“Depending on the treatment needs of the offender, different agencies are involved (i.e., Probation officer, psychiatrist, psychologist, social worker).” (Belgium)

“Integrated database is used by prosecutors, corrections and probation offices. Information of child sexual abusers is provided to the local police agency at the time of their release from correctional institutions.” (Japan)


When asked about alternative approaches to traditional management of those convicted of a sexual offence, a minority of participants (n=13, 18%, across 9 countries) said that Circles of Support and Accountability (CoSA) was available, or that they were at least looking into applying this preventative model. Other alternatives included:

“An interesting alternative approach is the secondary prevention treatment program "Dunkelfeld" which aims to provide treatment for persons who are afraid to become a sexual offender (child molester) but who have not committed a crime until now.” (Germany)

“Educational/behavioural therapy, psychoanalytic, systemic/family therapy, play and creative therapy.” (Belgium)


All participants understood the prevention of sexual abuse and had a similar, coherent idea of what it was, but they all believed that more could be done to develop it more fully and to better educate society (and sometimes their colleagues) about it. Some needs that were emphasized were:

“Preventing sexual abuse from ever happening, but also preventing it will happen again if it already happened.” (Belgium)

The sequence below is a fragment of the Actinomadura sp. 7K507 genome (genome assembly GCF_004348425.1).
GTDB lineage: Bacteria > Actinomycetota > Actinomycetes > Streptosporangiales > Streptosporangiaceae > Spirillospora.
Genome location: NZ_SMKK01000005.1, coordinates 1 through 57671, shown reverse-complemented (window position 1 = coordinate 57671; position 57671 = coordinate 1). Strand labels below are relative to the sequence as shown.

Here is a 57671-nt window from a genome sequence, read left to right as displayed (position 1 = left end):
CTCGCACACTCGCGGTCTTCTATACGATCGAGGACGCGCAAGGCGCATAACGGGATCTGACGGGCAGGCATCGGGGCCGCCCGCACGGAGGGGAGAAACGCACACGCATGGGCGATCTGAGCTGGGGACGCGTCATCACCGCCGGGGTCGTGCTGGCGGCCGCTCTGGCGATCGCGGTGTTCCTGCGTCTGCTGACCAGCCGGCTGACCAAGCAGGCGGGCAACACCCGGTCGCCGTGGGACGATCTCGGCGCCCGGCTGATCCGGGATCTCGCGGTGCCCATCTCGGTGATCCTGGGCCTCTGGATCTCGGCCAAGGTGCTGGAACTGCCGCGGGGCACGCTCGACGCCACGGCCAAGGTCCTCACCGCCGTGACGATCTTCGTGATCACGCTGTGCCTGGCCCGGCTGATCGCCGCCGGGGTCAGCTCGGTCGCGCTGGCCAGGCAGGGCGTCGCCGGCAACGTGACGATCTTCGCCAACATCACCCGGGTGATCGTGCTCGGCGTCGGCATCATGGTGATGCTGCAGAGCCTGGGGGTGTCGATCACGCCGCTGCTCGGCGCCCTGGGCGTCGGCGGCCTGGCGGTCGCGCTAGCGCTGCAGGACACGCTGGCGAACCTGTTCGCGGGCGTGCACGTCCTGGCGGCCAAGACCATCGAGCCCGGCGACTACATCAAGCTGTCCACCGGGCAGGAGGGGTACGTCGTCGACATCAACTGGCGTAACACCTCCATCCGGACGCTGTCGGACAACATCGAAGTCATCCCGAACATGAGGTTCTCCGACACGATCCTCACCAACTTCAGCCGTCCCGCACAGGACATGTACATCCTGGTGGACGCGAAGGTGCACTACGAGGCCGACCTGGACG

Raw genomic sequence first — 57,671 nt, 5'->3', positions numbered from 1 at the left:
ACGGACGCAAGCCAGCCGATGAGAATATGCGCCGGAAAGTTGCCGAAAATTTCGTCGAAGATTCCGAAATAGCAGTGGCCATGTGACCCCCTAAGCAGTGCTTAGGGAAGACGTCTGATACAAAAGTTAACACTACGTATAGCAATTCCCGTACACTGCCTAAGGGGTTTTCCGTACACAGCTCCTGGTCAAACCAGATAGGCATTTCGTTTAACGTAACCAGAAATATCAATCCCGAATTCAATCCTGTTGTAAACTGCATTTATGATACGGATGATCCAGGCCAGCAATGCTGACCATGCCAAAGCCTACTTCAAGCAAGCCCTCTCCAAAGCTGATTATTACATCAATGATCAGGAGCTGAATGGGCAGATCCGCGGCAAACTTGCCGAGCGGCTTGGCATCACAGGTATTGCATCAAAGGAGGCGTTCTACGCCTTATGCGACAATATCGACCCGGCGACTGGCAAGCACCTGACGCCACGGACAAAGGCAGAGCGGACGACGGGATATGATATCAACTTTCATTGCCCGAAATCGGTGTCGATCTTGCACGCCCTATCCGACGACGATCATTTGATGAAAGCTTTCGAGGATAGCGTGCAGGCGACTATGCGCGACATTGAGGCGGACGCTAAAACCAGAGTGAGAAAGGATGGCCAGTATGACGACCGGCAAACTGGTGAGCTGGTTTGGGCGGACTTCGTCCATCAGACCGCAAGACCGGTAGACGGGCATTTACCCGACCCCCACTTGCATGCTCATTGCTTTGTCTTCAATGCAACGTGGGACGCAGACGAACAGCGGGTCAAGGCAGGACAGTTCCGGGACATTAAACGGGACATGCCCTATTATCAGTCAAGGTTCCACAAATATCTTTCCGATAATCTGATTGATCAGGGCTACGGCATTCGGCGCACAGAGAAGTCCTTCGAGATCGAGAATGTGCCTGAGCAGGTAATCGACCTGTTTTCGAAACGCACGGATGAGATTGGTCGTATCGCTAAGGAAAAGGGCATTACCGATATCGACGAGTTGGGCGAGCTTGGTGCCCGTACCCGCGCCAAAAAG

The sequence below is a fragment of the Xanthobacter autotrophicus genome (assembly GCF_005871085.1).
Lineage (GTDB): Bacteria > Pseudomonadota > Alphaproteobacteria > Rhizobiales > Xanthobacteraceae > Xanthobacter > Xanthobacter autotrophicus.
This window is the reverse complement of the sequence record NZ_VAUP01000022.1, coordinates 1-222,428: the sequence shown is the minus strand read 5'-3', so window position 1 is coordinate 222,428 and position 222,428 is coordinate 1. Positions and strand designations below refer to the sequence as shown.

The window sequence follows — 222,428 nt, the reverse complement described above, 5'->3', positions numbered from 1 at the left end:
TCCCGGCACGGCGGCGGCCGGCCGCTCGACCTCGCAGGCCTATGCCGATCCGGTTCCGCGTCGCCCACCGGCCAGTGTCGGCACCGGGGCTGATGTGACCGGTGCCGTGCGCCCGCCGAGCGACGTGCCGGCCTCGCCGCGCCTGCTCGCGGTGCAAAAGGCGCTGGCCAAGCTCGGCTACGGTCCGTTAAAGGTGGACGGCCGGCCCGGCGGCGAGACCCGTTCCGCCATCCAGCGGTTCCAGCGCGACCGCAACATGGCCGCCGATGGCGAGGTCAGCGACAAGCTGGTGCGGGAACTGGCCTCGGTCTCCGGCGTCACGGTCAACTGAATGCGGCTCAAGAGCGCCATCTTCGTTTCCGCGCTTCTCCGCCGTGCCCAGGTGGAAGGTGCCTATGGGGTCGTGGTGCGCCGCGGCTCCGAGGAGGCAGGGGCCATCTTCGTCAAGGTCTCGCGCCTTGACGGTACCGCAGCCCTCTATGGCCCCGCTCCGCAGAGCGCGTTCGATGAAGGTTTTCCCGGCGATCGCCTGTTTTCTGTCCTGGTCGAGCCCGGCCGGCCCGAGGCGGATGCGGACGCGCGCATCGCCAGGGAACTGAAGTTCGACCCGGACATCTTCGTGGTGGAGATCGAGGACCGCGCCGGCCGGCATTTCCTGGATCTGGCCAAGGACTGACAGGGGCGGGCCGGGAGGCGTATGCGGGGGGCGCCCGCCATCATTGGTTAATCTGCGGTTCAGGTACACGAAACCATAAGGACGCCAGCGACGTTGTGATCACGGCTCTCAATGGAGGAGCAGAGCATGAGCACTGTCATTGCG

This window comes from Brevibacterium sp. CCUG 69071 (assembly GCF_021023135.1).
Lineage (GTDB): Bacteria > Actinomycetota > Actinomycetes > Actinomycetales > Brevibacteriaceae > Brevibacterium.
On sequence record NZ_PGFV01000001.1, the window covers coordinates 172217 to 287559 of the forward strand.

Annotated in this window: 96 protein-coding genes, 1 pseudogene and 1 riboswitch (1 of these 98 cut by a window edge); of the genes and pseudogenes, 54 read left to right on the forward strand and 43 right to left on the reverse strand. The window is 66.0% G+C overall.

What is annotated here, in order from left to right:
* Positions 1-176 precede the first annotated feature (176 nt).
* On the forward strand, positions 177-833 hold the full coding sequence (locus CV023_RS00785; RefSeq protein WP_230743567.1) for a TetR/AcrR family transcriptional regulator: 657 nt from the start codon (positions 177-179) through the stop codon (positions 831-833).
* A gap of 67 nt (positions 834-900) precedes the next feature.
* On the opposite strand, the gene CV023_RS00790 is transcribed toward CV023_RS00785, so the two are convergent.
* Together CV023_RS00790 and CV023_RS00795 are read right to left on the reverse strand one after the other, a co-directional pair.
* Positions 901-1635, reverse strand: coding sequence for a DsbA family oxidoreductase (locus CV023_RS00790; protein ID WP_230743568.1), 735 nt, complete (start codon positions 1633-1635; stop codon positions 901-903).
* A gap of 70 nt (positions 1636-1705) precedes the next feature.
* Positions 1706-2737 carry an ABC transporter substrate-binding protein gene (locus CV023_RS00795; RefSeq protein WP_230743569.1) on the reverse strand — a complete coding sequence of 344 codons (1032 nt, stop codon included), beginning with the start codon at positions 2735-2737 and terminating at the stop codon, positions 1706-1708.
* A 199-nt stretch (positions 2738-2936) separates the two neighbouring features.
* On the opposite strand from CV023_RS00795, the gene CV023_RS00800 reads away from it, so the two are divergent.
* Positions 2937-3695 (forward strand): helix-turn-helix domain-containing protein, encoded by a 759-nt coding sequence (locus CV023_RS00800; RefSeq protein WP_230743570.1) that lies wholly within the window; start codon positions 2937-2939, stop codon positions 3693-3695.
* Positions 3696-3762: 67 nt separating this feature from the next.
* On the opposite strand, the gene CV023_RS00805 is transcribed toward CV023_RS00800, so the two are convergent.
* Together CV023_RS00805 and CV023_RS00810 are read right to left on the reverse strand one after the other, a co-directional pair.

“I think we have to differentiate between primary (avoid occurrence of sexual abusive behaviour), secondary (helping at-risk persons), tertiary (avoiding recidivism), and quaternary (avoiding unnecessary and excessive treatment) prevention.” (Germany)

“Educating the public, proper policing, rehabilitation of offenders.” (Israel)

Several countries had prevention programs already in place (Table 4).

Table 4: Prevention programs by country of employment


Prevention programs


A number offered by the Canadian Centre for Child Protection; "Don't Be That Guy" campaign; Stop it now!


Bollate-Milano; SORAT

 New Zealand

 Body Safe; Sex'n'Respect; Netsafe's Hector's World; Keeping Ourselves Safe; Kid Power; Teen Power; mated and dates; strangers danger; it's our business


CASA; NSW Department of Education includes a protective behaviour component in the school curriculum, in high schools there are programs targeting the promotion of healthy relationships (e.g. "Love Bites" and sex and ethics programs)


Danish Sexual Offender Treatment and Research Program (DASOP)


Dunkelfeld; Kein Täterwerden


Lucy Faithful; STOPso; Prevent; Stop it now!